Alternatively, sometimes spin class is just plain boring.

Enter Soul Cycle, the newly-opened spinning studio above the newish CVS, located at the corner of Popham and Depot roads. Soul Cycle has been popular in NYC for years now, which means that, as a complete suburbanite, I’m only learning about it now. The studio has been opened for about a month here and it already has devoted, obsessed followers. You know the type: people who sign up online for their favorite bike and/or instructor days in advance. Slightly intimidating, well-attired individuals clad head to toe in Lululemon spandex. People who are already really, really fit.

If there is one thing I will never be, it is obsessed with exercise. But I will say that I am really digging this workout. It’s crazy and intense and anything but boring. Plus, some of the instructors are a little bit insane. And I mean that in a totally good way! Great spin teachers need to be endorphin junkies in order to set the tone and pace for the rest of us. They need to dance around a bit, play interesting music, and show some personality. Soul cycle instructors inspire and motivate me, even as I sit on the bike and wonder if my legs will ever move as fast as theirs. (The answer to that is no.)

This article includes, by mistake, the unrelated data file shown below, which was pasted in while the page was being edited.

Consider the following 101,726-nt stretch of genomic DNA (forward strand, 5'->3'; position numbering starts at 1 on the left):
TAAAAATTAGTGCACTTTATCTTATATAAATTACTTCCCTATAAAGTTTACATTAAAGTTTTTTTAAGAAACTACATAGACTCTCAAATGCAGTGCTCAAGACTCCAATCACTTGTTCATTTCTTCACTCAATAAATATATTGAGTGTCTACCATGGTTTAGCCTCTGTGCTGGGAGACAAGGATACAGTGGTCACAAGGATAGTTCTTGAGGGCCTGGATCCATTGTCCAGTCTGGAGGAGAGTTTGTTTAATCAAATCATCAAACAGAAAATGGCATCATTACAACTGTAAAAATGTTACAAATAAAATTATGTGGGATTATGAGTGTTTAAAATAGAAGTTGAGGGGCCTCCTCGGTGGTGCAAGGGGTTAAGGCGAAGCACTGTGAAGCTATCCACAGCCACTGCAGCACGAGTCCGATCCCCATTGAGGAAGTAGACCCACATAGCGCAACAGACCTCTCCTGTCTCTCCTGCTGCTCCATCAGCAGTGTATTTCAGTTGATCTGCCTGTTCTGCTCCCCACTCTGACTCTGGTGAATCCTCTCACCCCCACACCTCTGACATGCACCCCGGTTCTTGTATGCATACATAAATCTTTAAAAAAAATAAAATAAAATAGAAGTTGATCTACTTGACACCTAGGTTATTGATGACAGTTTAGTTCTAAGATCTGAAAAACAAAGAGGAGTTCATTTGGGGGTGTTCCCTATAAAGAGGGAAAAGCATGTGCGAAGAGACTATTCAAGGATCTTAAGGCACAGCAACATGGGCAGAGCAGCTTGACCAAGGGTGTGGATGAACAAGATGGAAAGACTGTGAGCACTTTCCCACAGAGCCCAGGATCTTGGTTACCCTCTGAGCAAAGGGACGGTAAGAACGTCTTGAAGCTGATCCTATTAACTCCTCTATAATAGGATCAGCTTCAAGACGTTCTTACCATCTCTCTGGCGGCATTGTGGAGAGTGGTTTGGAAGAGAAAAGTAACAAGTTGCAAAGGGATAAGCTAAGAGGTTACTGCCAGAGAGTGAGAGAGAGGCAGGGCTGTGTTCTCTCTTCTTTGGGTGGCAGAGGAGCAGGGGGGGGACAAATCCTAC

By the end of the 45 minutes, the room is so steamy, it appears to be raining inside. Indeed, some individuals are so sweaty, they look like they have been rained on. (Pretty image, isn’t it? The ambient candles around the room have kept the space looking and smelling relatively fresh, though.)

On my way out of the studio, I wipe some condensation from the fogged mirrors lining one wall and examine my appearance. My skin is bright purple, as expected, but I don’t care. I’m smiling, and exhausted.

After 39 years, I’ve found my so-called sport. It may not be social, like tennis. But it’s an exercise I love and it’s something I can honestly say I don’t suck at.

So, the next time you take your real bicycle out on the Bronx River Parkway, give a little wave in my direction. I’m up there, in the spin studio, happily pedaling as fast as I can to nowhere.